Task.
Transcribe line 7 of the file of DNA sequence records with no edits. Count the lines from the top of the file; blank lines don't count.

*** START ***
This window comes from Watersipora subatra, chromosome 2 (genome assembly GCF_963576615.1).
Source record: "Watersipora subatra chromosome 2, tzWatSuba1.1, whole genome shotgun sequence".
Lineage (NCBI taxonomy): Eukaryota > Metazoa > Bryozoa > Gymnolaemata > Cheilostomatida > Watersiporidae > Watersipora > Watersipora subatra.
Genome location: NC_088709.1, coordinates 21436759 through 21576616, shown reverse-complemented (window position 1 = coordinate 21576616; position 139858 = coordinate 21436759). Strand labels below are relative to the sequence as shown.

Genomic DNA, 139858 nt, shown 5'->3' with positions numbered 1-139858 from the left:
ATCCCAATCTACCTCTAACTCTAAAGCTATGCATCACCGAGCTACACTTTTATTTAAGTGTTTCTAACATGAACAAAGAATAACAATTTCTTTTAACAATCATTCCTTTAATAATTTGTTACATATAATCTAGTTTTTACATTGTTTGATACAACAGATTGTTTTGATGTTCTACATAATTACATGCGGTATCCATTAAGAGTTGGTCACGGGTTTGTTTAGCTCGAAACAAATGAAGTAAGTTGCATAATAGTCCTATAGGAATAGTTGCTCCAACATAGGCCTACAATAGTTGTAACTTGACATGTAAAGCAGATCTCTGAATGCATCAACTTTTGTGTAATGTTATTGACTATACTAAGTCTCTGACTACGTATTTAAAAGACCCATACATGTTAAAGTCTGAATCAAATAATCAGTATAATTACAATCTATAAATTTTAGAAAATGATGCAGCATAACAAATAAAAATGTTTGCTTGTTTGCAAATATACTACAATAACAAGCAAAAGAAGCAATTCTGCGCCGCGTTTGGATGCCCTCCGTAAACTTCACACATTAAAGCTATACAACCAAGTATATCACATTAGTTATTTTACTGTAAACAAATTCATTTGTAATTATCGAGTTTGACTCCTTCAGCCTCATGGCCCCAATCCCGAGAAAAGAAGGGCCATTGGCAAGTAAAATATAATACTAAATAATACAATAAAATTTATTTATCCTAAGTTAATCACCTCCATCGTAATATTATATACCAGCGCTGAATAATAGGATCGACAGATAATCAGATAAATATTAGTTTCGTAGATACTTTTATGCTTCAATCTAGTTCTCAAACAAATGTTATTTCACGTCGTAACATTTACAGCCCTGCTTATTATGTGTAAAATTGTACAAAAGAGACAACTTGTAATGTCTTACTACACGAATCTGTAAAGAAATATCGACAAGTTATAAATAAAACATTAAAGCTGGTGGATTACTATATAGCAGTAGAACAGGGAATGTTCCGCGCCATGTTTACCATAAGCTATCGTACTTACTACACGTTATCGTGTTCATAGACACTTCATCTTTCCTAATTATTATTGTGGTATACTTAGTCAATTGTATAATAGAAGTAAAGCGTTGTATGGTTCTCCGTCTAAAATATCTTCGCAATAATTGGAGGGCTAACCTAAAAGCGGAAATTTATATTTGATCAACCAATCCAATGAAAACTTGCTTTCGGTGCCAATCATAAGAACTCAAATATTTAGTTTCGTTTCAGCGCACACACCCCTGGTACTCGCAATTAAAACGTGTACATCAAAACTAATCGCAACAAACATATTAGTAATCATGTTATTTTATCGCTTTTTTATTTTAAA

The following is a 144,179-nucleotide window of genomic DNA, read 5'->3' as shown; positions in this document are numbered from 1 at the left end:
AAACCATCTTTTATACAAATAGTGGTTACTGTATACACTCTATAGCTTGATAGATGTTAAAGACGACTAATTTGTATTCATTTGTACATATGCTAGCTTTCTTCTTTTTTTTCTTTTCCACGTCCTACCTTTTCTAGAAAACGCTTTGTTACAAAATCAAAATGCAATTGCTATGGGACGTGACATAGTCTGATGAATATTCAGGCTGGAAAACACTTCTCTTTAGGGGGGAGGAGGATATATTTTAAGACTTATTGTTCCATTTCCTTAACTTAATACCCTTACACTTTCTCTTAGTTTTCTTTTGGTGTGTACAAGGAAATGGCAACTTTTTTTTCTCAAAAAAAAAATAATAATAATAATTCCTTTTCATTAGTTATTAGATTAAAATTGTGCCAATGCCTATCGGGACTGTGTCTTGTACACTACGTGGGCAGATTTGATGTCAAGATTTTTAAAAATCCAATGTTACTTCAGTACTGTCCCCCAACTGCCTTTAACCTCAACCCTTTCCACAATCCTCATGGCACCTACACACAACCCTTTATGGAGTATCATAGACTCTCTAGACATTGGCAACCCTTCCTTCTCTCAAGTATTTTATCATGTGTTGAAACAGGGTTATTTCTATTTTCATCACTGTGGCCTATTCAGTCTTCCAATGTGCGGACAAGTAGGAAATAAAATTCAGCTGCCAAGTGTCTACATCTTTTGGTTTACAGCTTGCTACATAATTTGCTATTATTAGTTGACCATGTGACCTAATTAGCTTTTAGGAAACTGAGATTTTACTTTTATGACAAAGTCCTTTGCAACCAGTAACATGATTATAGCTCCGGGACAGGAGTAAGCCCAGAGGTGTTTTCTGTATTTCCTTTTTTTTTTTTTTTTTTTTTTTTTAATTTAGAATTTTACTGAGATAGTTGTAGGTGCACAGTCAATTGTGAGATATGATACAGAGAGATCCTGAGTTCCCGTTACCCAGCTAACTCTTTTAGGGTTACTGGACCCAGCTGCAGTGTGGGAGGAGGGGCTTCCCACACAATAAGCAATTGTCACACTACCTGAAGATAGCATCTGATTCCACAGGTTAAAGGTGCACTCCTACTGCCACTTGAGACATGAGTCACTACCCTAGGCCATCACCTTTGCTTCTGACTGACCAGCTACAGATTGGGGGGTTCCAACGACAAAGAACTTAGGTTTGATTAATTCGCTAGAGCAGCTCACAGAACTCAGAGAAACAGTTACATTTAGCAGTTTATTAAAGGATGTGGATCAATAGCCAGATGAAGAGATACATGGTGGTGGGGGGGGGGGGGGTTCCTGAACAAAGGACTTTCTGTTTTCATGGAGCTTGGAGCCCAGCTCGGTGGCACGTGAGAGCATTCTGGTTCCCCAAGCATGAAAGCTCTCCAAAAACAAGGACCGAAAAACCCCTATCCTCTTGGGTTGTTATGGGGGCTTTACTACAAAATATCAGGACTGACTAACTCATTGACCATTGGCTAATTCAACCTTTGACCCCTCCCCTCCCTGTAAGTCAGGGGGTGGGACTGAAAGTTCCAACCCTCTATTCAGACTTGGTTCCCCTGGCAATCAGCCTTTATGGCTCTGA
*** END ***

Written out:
The following is a 144,179-nucleotide window of genomic DNA, read 5'->3' as shown; positions in this document are numbered from 1 at the left end: